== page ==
We also used previously described antibiotic spectrum index (ASI) to summarize prescribed antibiotics on a quantitative scale from 1 to 13, with lower values indicating more narrow-spectrum agents and higher values more broad-spectrum agents (Additional file 1: Table S2) [23]. We calculated the monthly mean ASI among the antibiotic DOT for each facility.

Data validation

To validate our analysis dataset, we used dispensing data from 2016 for six of the nursing homes. These data were cleaned and analyzed using the same process described for the larger invoice dataset. We used the Mann–Kendall trend test and Spearman rank correlation test to compare antibiotic DOT/1000 BDOC from the invoice and dispensing datasets.

Website development

Using an open source Shiny R package, we built an interactive web application to show the result of each steps for data cleaning and further antibiotic use analysis [24]. The shinyapps.io cloud hosting allowed us to deploy the application online in secure environment. The application runs in its own protected domain on the cloud server and user access is always secure sockets layer (SSL) encrypted.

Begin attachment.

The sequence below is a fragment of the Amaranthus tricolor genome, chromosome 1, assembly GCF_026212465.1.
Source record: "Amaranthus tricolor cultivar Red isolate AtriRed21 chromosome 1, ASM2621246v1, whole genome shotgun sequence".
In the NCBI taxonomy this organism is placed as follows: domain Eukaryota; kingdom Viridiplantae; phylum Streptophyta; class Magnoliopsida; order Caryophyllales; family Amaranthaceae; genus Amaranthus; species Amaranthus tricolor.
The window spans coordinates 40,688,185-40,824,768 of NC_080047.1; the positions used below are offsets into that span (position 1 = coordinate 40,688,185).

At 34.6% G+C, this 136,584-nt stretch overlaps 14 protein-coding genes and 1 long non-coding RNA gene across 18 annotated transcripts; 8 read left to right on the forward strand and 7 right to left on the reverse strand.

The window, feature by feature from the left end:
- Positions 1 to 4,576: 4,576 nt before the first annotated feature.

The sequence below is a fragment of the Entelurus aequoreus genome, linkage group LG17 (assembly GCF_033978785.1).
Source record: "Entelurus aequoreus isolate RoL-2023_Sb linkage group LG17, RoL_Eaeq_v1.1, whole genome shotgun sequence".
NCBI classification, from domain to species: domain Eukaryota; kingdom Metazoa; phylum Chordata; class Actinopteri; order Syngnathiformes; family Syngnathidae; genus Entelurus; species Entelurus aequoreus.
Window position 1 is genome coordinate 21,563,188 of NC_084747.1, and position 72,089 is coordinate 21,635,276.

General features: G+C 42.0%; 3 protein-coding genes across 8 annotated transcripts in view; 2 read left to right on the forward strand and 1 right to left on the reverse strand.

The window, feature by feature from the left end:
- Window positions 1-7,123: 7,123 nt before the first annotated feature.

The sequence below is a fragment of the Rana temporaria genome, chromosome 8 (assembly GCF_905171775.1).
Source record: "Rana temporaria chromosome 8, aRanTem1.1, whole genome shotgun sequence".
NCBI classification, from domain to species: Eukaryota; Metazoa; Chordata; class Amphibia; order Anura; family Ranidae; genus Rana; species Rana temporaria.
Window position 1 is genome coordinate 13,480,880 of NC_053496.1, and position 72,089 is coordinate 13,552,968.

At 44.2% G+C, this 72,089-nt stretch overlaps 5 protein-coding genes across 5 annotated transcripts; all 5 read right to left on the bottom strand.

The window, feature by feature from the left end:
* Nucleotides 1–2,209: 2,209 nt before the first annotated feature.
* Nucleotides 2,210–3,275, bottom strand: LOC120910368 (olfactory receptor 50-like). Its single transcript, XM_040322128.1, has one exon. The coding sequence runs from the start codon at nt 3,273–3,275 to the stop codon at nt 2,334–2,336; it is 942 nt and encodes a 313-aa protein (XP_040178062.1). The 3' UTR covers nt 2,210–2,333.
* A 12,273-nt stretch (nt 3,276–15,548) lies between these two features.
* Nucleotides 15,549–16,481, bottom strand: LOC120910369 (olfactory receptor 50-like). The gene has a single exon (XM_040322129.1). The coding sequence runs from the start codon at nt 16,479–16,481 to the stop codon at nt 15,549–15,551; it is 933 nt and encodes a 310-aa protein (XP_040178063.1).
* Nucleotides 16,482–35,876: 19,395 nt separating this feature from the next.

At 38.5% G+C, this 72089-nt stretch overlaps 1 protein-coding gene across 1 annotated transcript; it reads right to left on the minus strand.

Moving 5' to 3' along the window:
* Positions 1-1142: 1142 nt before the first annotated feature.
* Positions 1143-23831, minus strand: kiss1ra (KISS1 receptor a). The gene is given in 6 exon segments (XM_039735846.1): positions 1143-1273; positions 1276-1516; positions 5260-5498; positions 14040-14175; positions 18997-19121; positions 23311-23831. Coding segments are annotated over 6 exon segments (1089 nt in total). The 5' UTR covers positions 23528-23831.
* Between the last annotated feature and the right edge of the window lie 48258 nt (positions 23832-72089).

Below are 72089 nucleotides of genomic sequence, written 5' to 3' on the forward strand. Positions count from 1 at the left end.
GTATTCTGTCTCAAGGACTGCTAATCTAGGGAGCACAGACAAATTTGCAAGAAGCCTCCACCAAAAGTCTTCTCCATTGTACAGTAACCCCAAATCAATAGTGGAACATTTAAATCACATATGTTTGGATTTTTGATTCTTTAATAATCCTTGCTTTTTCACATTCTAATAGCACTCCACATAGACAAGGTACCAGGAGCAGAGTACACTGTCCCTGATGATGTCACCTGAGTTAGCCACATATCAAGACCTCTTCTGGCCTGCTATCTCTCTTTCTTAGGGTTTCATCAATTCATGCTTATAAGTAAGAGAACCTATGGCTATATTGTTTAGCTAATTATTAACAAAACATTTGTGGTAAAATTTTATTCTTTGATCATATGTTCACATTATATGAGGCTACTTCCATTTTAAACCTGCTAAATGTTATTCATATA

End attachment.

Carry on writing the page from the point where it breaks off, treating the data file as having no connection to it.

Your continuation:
Results

Data aggregation

The dispensing pharmacy provided a total of 51 files with 15 to 27 columns describing transactions from 1/1/2014 through 6/30/2018. We used column headers and nursing homes names to reconcile the meta-data, generating a file with 28 columns and nearly 2 million rows including 82 distinct nursing home names. Only 11 columns were retained for the aggregation; of the discarded columns, 11 of the columns had > 40% missing data and six additional columns had > 90% missing data (Table 2).

Table 2 Column headings used to aggregate files

Among the 82 distinct nursing home names, we excluded 37 nursing home names that contributed ≤ 12 months of data to the study period (1/1/2014–12/31/2016). We reviewed the remaining 45 nursing homes names and noted that some were very similar. In consultation with leadership from the healthcare corporation, we consolidated similar names. For example, we assigned ‘SleepyHollow’ as a facility name for rows that contained ‘SleepyHollow’, ‘Sleepy Hollow’, or ‘Sleep Hollow CCRC’; CCRC is an acronym for continuing care retirement community. This resulted in 32 distinct nursing home names.